• Treasury bills and Treasury bonds. Government-backed securities are sold at regular auctions by the U.S. Treasury. It’s easy to sell them for cash if an investor needs money before they mature. T-bills mature within four weeks to a year, while Treasury bonds have longer terms (as much as 30 years), but offer higher interest payments.
  • Certificates of deposit. Some people put cash in CDs as an alternative to savings accounts, because they can earn more interest. However, they’re not as liquid as savings accounts, because they come with various fixed maturity dates and investors incur penalties if they need to withdraw before that date.
  • Bonds. These assets are fixed-income investments in which investors loan money to a corporation, government, or agency until an end date, when the investor collects their principal and fixed interest. Many bonds are fairly liquid, because there’s a large secondary market for bond trading.
  • Mutual funds. Mutual funds, or managed portfolios of investments made up of different financial securities, are considered liquid because investors can readily sell their shares. They’re a bit less liquid than stocks and ETFs, because they trade only once a day.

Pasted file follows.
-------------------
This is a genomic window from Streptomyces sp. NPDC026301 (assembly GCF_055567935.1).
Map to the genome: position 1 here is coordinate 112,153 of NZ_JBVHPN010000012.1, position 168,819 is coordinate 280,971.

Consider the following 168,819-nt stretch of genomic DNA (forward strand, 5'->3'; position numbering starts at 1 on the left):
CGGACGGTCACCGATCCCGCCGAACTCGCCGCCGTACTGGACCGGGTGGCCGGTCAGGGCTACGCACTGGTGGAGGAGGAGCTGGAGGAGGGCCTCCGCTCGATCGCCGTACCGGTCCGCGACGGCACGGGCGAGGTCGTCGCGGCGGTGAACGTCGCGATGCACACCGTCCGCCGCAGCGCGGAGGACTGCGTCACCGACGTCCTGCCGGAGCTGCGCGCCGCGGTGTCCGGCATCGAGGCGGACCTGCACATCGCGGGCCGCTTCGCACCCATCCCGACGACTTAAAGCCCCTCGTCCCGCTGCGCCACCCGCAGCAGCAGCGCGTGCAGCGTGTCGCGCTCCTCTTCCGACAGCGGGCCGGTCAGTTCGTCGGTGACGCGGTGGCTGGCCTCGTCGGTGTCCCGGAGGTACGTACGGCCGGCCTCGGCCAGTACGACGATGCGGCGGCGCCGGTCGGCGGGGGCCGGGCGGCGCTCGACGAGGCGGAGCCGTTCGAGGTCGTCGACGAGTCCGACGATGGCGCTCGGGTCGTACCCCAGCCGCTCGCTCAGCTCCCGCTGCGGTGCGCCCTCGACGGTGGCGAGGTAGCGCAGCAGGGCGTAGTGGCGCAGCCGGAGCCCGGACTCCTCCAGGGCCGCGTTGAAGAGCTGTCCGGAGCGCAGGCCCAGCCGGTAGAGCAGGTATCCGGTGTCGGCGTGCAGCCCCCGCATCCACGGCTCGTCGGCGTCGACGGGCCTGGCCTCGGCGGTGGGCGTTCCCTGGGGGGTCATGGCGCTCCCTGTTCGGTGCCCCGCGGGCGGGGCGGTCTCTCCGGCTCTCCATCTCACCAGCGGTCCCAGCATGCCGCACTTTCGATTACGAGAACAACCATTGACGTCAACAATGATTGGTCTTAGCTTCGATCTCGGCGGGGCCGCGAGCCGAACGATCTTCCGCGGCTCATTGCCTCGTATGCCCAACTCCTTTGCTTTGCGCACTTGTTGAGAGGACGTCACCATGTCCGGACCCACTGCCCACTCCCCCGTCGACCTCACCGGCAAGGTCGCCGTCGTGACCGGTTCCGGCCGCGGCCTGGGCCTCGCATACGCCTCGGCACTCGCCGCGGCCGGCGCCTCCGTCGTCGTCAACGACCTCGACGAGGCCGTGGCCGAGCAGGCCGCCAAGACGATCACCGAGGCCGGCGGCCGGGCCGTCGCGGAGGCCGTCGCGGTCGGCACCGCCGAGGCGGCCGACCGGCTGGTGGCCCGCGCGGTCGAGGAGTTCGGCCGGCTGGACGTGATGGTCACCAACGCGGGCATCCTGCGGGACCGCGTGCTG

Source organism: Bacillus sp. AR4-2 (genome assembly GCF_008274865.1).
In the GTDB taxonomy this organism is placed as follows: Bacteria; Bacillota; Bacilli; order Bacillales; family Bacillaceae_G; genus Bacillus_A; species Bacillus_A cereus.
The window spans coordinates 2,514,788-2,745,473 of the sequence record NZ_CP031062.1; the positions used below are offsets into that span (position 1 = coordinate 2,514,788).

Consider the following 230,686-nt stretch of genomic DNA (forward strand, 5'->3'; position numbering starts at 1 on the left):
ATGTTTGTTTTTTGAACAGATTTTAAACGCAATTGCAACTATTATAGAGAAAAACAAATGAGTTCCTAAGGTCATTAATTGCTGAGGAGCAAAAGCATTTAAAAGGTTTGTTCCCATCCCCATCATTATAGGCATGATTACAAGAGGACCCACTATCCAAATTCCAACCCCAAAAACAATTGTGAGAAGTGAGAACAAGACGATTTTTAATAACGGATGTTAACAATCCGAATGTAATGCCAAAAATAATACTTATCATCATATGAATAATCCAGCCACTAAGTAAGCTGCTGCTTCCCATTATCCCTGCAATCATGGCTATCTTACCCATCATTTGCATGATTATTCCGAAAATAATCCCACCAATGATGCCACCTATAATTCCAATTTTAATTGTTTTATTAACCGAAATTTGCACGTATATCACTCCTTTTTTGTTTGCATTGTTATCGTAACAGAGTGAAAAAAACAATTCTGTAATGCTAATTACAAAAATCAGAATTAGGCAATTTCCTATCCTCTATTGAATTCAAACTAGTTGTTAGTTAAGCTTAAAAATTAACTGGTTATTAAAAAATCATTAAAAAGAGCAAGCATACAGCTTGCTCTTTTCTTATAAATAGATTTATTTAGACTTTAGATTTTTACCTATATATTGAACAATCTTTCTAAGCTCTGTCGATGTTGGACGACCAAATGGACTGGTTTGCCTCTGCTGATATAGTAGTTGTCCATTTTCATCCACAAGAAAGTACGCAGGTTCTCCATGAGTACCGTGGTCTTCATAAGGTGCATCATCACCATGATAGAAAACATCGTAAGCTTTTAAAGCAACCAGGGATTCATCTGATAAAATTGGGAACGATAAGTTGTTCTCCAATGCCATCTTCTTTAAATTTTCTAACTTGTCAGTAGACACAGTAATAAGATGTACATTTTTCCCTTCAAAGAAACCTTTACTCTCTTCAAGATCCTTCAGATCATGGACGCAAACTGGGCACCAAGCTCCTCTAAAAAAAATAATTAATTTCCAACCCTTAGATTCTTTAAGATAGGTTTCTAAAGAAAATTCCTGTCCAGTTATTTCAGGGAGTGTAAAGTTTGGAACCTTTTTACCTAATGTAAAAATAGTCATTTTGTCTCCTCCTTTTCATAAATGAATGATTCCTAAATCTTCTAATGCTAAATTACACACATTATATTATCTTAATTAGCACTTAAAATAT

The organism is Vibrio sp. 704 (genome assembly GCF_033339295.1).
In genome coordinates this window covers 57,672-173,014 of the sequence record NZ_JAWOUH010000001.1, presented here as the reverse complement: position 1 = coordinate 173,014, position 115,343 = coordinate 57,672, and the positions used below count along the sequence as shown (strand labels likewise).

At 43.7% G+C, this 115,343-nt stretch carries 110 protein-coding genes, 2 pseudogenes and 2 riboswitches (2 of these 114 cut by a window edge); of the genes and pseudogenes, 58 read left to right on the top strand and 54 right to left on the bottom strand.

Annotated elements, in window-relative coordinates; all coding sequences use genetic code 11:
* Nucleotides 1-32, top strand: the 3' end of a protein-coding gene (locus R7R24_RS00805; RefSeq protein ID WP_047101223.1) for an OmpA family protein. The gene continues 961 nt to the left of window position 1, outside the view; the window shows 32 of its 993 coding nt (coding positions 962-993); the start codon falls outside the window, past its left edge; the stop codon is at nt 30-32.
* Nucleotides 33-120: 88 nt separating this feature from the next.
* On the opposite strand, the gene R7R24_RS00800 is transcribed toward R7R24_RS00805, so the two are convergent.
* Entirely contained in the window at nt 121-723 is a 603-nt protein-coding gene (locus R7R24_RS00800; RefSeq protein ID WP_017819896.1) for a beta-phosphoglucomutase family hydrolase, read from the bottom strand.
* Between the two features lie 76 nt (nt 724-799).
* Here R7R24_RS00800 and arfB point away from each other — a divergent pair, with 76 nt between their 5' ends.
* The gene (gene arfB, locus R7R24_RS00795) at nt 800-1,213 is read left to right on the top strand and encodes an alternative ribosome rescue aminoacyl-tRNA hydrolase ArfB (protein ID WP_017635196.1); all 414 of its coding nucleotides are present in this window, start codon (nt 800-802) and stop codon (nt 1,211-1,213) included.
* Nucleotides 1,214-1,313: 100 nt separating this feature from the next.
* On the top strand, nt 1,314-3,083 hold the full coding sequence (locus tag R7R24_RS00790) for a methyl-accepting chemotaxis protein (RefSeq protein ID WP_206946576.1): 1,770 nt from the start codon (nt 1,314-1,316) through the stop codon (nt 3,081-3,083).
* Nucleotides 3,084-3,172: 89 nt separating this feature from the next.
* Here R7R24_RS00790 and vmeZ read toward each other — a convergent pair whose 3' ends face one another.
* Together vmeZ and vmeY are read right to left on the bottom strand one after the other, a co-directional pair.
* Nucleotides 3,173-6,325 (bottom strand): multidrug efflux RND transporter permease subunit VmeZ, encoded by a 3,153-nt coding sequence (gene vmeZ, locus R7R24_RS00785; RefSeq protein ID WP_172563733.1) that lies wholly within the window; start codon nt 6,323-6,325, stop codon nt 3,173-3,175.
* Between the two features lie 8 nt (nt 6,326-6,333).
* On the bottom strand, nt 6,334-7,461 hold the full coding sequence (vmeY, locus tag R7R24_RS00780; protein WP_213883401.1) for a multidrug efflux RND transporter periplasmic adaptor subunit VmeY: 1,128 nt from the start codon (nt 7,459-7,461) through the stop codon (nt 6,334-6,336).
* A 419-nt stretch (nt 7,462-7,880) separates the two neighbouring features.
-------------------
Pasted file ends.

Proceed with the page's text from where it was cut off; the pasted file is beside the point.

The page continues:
• Money-market funds. Money-market funds, a type of mutual fund that owns liquid assets such as cash, CDs, or bonds, are low-risk (but low-yield) investments. Investors can sell their shares and receive proceeds from the sale within a day or two.
  • Gold and silver. In theory, gold and silver should be as liquid as cash, because the metals trade on exchanges, much like stocks. And indeed, securities tied to the metals do trade freely, like other commodities, with value determined by what’s known as the spot price. But the physical metals themselves trade hands less frequently. An investor’s precious metal or coins can be less liquid than another kind of investment because of the time it can take to get them out of storage and exchange them through a dealer. 
 

What are non-liquid assets?

In contrast to liquid assets, non-liquid—also called illiquid or fixed—assets, can’t be converted into cash quickly. Depending on the asset, a sale can take months or even years to complete.

 

Non-liquid assets include tangible items such as equipment, land, real estate, art, vehicles, collectibles, and jewelry. These require both effort and time to sell and convert to cash.

 

Some less concrete assets are non-liquid as well, such as ownership in private companies, some debt instruments, and stocks that trade on over-the-counter markets.